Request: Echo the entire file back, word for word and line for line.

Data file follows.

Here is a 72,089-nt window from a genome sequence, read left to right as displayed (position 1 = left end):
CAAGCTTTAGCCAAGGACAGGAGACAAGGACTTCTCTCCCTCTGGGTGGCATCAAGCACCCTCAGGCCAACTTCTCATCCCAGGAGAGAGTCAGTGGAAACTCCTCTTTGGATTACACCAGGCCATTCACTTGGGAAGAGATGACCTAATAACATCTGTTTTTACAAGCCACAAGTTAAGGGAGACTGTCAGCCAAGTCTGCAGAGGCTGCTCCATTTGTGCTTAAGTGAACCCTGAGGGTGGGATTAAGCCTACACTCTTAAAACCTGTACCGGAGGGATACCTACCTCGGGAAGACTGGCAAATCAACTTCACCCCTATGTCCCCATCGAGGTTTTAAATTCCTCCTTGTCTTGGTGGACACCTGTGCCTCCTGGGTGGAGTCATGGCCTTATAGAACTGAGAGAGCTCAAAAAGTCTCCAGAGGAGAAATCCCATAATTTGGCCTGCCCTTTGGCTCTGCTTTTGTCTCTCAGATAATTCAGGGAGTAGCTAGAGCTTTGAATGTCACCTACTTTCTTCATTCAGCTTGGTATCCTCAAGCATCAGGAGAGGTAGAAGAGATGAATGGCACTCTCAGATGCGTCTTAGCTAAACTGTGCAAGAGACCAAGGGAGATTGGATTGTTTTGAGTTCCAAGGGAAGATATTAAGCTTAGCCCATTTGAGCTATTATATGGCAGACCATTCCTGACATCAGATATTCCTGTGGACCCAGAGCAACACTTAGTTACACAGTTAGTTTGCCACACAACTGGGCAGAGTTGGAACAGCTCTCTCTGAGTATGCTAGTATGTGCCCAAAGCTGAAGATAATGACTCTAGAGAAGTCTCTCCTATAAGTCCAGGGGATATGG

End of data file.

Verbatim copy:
Here is a 72,089-nt window from a genome sequence, read left to right as displayed (position 1 = left end):
CAAGCTTTAGCCAAGGACAGGAGACAAGGACTTCTCTCCCTCTGGGTGGCATCAAGCACCCTCAGGCCAACTTCTCATCCCAGGAGAGAGTCAGTGGAAACTCCTCTTTGGATTACACCAGGCCATTCACTTGGGAAGAGATGACCTAATAACATCTGTTTTTACAAGCCACAAGTTAAGGGAGACTGTCAGCCAAGTCTGCAGAGGCTGCTCCATTTGTGCTTAAGTGAACCCTGAGGGTGGGATTAAGCCTACACTCTTAAAACCTGTACCGGAGGGATACCTACCTCGGGAAGACTGGCAAATCAACTTCACCCCTATGTCCCCATCGAGGTTTTAAATTCCTCCTTGTCTTGGTGGACACCTGTGCCTCCTGGGTGGAGTCATGGCCTTATAGAACTGAGAGAGCTCAAAAAGTCTCCAGAGGAGAAATCCCATAATTTGGCCTGCCCTTTGGCTCTGCTTTTGTCTCTCAGATAATTCAGGGAGTAGCTAGAGCTTTGAATGTCACCTACTTTCTTCATTCAGCTTGGTATCCTCAAGCATCAGGAGAGGTAGAAGAGATGAATGGCACTCTCAGATGCGTCTTAGCTAAACTGTGCAAGAGACCAAGGGAGATTGGATTGTTTTGAGTTCCAAGGGAAGATATTAAGCTTAGCCCATTTGAGCTATTATATGGCAGACCATTCCTGACATCAGATATTCCTGTGGACCCAGAGCAACACTTAGTTACACAGTTAGTTTGCCACACAACTGGGCAGAGTTGGAACAGCTCTCTCTGAGTATGCTAGTATGTGCCCAAAGCTGAAGATAATGACTCTAGAGAAGTCTCTCCTATAAGTCCAGGGGATATGG